Greater Manchester and Lancashire are to receive a “strengthened package of support” to tackle a rise in the Delta coronavirus variant, Matt Hancock has announced – with residents told to minimise travel.
Addressing the Commons, the health secretary said: “I can tell the House that today, working with local authorities, we are providing a strengthened package of support based on what is working in Bolton to help Greater Manchester and Lancashire tackle the rise in the Delta variant that we are seeing there.”
On the government’s website, the “minimise travel” page has also been updated to include areas in Greater Manchester and Lancashire.
It states: “In the areas listed above, wherever possible, you should try to meet outside rather than inside where possible, keep two metres apart from people that you don’t live with (unless you have formed a support bubble with them) – this includes friends and family you don’t live with, minimise travel in and out of affected areas.”
The support package announced on Tuesday includes:
• Rapid response teams
• Extra COVID-19 testing
• Military support
• Supervised in-school testing
Mr Hancock told the Commons: “I want to encourage everyone in Manchester and Lancashire to get the tests on offer.
“We know that this approach can work. We’ve seen it work in south London and in Bolton in stopping a rise in the number of cases and this is the next stage of tackling the pandemic in Manchester and in Lancashire.
“And of course, it is vital that people in these areas as everywhere else come forward and get the jab as soon as they are eligible because that is our way out of this pandemic together.”
People aged between 25 and 29 are now eligible to book their COVID vaccine, although there have been some problems with the NHS website this morning.
The Department for Health and Social Care (DHSC) said the new interventions follow extensive COVID-19 surveillance which has detected a number of cases of the Delta variant in these communities.
Other areas where the Delta variant (first identified in India) is spreading include Bedford, Blackburn with Darwen, Kirklees, Leicester, Hounslow and North Tyneside, the government has said.
As with residents of Greater Manchester and Lancashire, people in the areas above are advised by the government to try and meet outside, keep two metres apart, and minimise travel.
Individuals are also advised to continue to work from home if they can and to get tested twice a week.
DHSC said: “As part of the package, there is extra guidance on steps people can take, such as minimising travel in and out of the affected areas, to keep their loved ones and their communities safe.”
The department added that wastewater will also be sampled and enhanced genomic sequencing will take place in the COVID hotspots.
Mr Hancock announced the update in the Commons after briefing the relevant MPs on Tuesday morning.
It comes less than two weeks before 21 June, the government’s proposed date for the next relaxation of restrictions in England.
Responding to the announcement made by Mr Hancock, the PM’s official spokesman said: “We want to provide the package of support that has been effective in Bolton to a wider area to tackle the cases of the Delta variant.”
Mayor of Greater Manchester Andy Burnham reminded people that this is guidance and not the law.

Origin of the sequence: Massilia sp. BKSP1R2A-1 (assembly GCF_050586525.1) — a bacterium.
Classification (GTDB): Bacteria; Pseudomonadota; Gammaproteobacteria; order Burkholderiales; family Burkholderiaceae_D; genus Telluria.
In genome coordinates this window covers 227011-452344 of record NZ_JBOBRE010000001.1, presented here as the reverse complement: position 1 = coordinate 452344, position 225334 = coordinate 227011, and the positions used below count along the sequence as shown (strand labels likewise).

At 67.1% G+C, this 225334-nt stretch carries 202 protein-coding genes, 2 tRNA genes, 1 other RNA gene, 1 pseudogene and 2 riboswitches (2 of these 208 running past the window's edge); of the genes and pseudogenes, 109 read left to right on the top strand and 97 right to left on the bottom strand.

In a press conference, Mr Burnham said: “This is guidance, it is advice to the public. It is not a lockdown. It is not a ban… this is not about telling people to cancel their plans, it is about asking them to be careful in setting any new ones, to minimise non-essential travel.”
He added that the localised approach taken on support measures should apply to vaccines as well.
“What we are asking for is the bringing forward of Greater Manchester’s supplies so that we can run a surge vaccination programme over the next six weeks,” Mr Burnham said.
The variant is 40% more transmissible than the Alpha strain first detected in Kent late last year, the health secretary said, leaving the easing of social distancing in the balance for the original target date.
Chief executive of the UK Health Security Agency Dr Jenny Harries said the government “will not hesitate to take additional action whenever necessary”.
Dr Harries added: “Early research shows that vaccines provide strong protection against the new variants, with effectiveness against symptomatic disease from the Delta (B.1.617.2) variant is similar after two doses compared to the Alpha variant (B.1.1.7), and even higher levels of effectiveness are expected against hospitalisations and death.
“The government and its world-leading scientists are closely monitoring the evolving situation and the rates of variants, and the government will not hesitate to take additional action whenever necessary.”
It comes as government figures released on Tuesday show nearly a third of secondary school pupils in Bolton were absent for COVID-related reasons during the week before half-term.
In the North West, COVID-related pupil absence was 4% on 27 May, compared to the national average of 1.8%, according to the statistics.
This was predominantly due to an increase in cases of coronavirus in Bolton and Blackburn with Darwen, the Department for Education (DfE) analysis said.
Dr Sakthi Karunanithi, director of public health for Lancashire County Council, said cases were continuing to rise at a “worrying pace”.
He said: “Over the past three weeks, additional surge testing and vaccinations has been undertaken in Burnley, and we have been pushing for this to be rolled out across the county.
“The Government has listened to our calls and has now agreed to provide Lancashire with enhanced support, which gives us more flexibility to fight this new wave of infections.”